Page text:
Who owns your electricity grid?

Australian Prime Minister Malcolm Turnball this week called for a review of the country’s infrastructure assets and unveiled a Critical Infrastructure Centre (CIC) to protect key infrastructure, such as electricity grids.  

The CIC will identify critical infrastructure assets and will assess whether foreign bids for those assets pose a national security risk. Federal and state-owned assets will be under the greatest scrutiny but even private sector assets will be under observation.

The move comes in the wake of last year’s AusGrid privatisation in which two shortlisted Chinese investors had their bids disqualified by the Australian federal government.

The establishment of the CIC is a bold step from the Australian administration. Despite being pro-trade and pro-globalisation Turnball has taken a protectionist stance on national infrastructure; majority ownership for critical infrastructure is off-limits to foreign investors.

Electricity distribution assets are considered to be some of the most critical infrastructure in a country. Much of Australia’s electricity distribution network is still under state control, and that in private ownership is largely owned by Australian investors. A number of assets are due to be privatised in 2017. Any foreign bids will be heavily scrutinised.

This wave of protectionism is not unique to Australia. Many developed markets have openly questioned the national security implications of foreign ownership of infrastructure assets, particularly by Chinese investors.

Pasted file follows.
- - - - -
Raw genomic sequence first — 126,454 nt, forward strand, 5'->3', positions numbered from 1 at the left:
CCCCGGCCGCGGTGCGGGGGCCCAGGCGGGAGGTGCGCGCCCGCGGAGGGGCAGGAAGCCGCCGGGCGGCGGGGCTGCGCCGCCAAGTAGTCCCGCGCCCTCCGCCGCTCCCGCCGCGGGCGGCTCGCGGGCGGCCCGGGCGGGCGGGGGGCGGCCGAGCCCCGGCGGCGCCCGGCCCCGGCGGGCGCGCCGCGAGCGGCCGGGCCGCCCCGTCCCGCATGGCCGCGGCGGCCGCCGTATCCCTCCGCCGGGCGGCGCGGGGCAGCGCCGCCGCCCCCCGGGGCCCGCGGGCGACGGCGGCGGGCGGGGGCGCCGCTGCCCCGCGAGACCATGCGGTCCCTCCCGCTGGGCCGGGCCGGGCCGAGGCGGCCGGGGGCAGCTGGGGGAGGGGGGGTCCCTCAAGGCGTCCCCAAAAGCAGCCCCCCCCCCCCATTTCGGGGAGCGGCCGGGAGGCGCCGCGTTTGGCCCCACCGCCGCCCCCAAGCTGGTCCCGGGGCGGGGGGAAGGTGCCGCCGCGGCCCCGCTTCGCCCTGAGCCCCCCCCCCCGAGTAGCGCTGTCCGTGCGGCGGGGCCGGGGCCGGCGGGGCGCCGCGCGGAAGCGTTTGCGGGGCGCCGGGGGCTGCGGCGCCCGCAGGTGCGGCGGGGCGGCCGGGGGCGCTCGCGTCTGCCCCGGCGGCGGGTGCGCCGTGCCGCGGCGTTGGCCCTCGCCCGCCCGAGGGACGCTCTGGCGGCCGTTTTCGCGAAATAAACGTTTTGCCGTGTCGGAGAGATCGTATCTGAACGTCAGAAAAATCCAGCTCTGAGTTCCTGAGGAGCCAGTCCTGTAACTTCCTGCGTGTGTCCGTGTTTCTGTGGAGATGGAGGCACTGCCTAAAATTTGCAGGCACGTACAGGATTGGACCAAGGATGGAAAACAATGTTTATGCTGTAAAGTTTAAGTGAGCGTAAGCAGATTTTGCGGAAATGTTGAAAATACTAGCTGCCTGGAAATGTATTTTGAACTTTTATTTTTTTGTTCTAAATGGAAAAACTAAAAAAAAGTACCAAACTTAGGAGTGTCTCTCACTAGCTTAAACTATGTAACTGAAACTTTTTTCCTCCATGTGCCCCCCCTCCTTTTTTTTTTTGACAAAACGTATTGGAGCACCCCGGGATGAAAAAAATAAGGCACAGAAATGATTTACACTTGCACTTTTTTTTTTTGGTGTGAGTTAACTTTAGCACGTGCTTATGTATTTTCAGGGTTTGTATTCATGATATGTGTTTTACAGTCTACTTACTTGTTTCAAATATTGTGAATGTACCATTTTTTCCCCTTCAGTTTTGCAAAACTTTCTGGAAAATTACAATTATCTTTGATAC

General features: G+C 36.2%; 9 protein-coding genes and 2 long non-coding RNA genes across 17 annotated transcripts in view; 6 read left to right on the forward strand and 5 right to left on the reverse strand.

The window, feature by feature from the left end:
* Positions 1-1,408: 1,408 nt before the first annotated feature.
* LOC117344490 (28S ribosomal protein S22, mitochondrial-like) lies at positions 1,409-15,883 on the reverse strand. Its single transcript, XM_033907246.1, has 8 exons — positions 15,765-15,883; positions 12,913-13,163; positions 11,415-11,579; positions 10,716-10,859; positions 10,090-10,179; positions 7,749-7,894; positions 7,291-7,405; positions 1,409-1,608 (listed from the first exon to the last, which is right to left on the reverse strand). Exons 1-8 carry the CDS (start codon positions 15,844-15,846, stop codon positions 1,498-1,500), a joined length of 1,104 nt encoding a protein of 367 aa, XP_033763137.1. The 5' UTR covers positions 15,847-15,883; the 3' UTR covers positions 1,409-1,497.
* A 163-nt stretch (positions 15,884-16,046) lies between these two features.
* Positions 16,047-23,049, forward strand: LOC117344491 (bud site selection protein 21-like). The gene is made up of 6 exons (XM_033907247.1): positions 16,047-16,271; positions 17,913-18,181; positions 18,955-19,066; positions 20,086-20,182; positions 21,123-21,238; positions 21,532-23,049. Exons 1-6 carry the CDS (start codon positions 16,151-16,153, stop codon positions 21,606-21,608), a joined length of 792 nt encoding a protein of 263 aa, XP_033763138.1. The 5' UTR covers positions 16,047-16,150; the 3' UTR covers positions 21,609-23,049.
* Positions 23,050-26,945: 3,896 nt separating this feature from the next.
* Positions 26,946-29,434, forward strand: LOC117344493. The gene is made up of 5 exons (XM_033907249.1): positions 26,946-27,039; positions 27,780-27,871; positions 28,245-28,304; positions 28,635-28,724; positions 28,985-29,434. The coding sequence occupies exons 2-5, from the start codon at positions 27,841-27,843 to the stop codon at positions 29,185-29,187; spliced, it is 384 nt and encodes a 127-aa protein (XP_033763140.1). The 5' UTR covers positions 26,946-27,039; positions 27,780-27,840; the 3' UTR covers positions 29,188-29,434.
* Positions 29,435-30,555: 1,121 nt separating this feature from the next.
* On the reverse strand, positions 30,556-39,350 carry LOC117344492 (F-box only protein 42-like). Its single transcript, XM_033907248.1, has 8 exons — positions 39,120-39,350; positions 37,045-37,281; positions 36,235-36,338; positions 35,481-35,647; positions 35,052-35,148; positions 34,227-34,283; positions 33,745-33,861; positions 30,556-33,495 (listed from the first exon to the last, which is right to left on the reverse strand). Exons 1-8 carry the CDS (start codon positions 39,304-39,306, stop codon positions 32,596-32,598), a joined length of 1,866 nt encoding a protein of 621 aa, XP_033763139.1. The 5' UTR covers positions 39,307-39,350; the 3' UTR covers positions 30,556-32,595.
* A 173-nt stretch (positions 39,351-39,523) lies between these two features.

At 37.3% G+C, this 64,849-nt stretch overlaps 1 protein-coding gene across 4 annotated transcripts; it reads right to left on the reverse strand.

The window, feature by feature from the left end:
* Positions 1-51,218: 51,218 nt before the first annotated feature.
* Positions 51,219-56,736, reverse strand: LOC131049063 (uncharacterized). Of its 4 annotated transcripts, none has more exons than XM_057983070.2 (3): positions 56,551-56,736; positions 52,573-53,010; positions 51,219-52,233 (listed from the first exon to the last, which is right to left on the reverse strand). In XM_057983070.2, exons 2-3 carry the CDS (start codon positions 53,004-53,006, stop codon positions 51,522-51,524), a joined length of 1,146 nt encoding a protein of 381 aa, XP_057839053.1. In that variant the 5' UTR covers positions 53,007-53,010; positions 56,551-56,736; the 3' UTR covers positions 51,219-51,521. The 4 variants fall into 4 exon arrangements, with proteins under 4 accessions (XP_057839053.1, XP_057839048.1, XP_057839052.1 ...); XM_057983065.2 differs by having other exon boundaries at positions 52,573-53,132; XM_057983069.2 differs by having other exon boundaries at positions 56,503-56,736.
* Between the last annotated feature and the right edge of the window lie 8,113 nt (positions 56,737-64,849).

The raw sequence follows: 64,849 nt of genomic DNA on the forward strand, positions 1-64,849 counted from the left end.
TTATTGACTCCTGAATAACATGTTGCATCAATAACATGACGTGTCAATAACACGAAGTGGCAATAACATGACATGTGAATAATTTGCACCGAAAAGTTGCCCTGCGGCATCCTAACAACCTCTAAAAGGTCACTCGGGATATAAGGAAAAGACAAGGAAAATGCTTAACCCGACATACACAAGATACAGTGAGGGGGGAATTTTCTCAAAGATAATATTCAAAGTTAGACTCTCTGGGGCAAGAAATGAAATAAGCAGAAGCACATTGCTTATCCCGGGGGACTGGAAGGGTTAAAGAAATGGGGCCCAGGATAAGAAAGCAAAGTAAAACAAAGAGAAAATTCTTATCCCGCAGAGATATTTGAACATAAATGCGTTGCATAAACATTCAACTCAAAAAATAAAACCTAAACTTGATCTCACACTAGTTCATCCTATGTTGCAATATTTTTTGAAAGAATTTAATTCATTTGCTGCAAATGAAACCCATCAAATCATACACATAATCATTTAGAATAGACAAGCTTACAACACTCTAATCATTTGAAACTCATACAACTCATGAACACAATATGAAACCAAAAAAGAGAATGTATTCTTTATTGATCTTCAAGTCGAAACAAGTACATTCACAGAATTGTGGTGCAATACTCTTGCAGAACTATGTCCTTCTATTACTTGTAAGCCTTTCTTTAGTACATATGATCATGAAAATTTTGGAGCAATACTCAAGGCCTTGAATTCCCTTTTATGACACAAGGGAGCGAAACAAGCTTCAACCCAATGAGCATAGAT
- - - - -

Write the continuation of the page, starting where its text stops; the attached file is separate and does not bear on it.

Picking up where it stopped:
The newly elected US President Donald Trump has made some bold statements in regard to Chinese investment in the US. The US electricity distribution network is incredibly fragmented, generally run by small utilities at the state level, and ripe for consolidation. Of the country’s five largest distribution networks only one is in foreign ownership; the UK’s National Grid operates the distribution grids covering Massachusetts, New York, and Rhode Island.

Post Brexit, there have been concerns of a slide to protectionism in the UK. Prime Minister Theresa May, last year, raised concerns about Chinese investment in proposed nuclear project Hinkley Point C. She soon made a U-turn and has welcomed investment from China. The UK is no stranger to foreign ownership of infrastructure. It privatised all of its electricity distribution networks in the 1990’s and all assets are owned by foreign investors.

In France Marine Le Pen’s far-right opposition party the National Front has made its pro-protectionist agenda clear. Should it succeed in the election next year the country’s already strict rules on foreign investment are likely to increase.

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